State high court upholds restraint on disclosure of videotape
SOUTH CAROLINA–In late August, the state Supreme Court in Columbia held that the media could not disseminate the contents of a videotape containing a privileged communication between a defendant and his attorney.
The court determined that the media’s First Amendment right of free speech was outweighed by accused killer B.J. Quattlebaum’s Sixth Amendment right to a fair trial and that the prior restraint was necessary to protect that right. The court noted that although other remedial measures such as change of trial venue, postponement of trial, jury instructions or jury sequestration might have mitigated the effects of pretrial publicity, “the only measure to ensure Quattlebaum’s fundamental right to a fair trial was imposition of the prior restraint.”
The court’s decision to uphold the prior restraint was bolstered by its uncertainty as to what standard to apply when a defendant like Quattlebaum claims “not only that the pretrial publicity threatens his right to a fair trial, but also that his attorney client privilege has been violated, thereby jeopardizing his right to effective assistance of counsel.”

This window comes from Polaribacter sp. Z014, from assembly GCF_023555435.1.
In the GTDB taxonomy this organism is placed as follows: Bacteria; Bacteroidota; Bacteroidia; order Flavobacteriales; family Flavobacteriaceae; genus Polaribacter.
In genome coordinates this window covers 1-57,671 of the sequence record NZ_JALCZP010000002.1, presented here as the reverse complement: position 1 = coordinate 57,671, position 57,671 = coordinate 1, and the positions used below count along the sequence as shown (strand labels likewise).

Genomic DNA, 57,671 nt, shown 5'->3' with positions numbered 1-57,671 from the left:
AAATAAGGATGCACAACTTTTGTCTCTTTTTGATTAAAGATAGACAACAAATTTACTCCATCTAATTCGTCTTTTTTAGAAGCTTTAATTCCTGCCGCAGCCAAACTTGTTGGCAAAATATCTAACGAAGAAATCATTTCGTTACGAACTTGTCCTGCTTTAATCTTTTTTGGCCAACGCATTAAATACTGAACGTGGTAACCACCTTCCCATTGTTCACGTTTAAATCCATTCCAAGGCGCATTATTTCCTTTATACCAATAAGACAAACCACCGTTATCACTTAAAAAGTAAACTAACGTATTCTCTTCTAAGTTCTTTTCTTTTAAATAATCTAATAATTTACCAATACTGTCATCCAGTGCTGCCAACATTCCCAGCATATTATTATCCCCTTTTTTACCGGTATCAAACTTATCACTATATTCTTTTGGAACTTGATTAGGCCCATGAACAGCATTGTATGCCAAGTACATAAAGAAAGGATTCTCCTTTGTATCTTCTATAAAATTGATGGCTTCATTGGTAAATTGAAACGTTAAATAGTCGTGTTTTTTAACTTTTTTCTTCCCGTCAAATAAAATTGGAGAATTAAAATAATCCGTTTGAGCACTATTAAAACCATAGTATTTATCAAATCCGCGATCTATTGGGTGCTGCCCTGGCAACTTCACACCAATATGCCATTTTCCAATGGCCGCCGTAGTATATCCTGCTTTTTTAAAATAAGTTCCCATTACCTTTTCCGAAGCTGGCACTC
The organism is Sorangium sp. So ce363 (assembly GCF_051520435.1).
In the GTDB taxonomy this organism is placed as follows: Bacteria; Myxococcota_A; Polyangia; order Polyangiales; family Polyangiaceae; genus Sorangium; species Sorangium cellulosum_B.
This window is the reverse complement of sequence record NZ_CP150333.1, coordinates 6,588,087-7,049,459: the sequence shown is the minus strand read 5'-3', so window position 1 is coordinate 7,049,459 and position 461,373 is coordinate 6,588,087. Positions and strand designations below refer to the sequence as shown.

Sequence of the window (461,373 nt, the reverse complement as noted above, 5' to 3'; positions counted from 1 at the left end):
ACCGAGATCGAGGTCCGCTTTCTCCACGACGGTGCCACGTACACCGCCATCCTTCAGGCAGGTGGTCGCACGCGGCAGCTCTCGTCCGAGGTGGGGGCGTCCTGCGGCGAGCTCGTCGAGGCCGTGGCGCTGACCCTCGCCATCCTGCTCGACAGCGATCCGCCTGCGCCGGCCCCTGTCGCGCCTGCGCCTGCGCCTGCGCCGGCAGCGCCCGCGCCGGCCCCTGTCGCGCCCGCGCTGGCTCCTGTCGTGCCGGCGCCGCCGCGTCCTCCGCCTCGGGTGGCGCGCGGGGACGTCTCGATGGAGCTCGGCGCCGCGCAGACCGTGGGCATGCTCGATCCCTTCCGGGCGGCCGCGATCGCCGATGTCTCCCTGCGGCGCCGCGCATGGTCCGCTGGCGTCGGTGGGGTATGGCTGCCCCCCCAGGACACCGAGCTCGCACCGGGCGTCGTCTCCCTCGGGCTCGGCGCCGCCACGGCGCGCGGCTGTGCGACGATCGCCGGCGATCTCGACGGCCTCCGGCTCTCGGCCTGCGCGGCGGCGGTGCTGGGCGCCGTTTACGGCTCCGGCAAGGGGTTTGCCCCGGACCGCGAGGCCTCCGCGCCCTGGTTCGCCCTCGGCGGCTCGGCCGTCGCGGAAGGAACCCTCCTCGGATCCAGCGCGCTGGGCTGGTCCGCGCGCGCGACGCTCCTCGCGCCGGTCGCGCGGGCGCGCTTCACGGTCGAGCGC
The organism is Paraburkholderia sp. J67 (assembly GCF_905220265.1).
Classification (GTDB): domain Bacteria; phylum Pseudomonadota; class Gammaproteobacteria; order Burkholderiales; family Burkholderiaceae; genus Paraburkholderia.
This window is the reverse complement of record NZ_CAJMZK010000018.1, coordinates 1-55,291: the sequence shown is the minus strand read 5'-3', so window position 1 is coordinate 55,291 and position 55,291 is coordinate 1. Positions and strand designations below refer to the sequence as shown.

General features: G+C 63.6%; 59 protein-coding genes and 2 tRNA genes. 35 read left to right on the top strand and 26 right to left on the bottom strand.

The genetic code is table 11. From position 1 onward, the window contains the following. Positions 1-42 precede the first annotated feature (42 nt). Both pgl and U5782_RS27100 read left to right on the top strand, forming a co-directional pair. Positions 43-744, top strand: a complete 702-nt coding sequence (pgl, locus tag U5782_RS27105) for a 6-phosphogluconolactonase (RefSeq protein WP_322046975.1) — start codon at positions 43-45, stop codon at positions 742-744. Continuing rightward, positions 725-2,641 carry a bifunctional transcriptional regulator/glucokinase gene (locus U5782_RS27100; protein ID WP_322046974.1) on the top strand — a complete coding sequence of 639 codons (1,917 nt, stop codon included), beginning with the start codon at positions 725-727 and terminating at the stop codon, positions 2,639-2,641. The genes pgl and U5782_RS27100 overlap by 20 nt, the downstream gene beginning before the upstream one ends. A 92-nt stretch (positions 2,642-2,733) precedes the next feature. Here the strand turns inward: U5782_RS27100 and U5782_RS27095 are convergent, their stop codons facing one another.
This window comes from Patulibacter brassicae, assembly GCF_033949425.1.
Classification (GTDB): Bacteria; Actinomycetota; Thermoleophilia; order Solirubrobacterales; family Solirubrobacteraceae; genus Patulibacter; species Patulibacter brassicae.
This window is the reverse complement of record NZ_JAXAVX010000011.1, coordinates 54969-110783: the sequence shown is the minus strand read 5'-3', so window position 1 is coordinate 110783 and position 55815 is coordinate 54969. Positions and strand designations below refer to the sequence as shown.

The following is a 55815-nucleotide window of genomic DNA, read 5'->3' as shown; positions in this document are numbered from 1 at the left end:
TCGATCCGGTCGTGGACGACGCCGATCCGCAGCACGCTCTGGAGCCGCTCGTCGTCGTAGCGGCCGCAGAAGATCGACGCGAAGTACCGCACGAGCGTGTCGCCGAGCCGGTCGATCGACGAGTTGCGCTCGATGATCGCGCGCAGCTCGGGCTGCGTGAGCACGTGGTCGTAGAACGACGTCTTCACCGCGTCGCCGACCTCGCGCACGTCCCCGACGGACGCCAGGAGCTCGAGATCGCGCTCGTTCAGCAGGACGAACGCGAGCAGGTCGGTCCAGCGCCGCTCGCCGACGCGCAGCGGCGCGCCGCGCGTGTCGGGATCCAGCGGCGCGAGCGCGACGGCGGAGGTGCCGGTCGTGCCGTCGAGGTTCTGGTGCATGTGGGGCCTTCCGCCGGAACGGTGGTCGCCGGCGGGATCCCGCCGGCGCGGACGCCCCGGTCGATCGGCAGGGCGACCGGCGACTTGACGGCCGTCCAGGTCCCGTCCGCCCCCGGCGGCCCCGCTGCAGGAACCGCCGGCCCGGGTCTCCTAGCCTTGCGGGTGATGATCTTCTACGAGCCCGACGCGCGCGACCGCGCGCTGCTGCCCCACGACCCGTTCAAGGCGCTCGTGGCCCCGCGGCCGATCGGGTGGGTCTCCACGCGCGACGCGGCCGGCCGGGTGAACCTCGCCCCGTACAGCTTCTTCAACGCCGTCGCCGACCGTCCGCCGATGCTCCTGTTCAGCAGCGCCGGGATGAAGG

A conversation between Quattlebaum and his attorney had been surreptitiously recorded at the Lexington County Detention Center, where Quattlebaum was being held on charges of murder, assault and battery, and armed robbery. The videotape was later given to WIS-TV, a Columbia television station, and Quattlebaum asked the circuit court in Lexington for a temporary restraining order to prohibit the media from reporting on or airing the videotape. At a subsequent hearing to extend the order, the court continued its order until the jury was empaneled and sequestered.
In a strongly worded dissent, Justice Jean Toal said the prior restraint was invalid. Toal wrote that although “more flexibility in issuing a prior restraint may be deserving in a case such as this, it should not result in a ‘rubber stamped’ restraint whenever there is any potential prejudice to the defendant.” Toal found that in Quattlebaum’s case, less restrictive alternatives would have sufficiently mitigated the effects of the videotape’s release. According to Toal, the record did not support a finding that Quattlebaum would have been denied a fair trial unless the media were restrained. Rather, she concluded, the trial court “failed to make specific findings regarding the degree to which other measures would mitigate the effects of the pretrial publicity.” (Ex Parte: The State Record Co., Inc.; Media Counsel: Jay Bender, Columbia)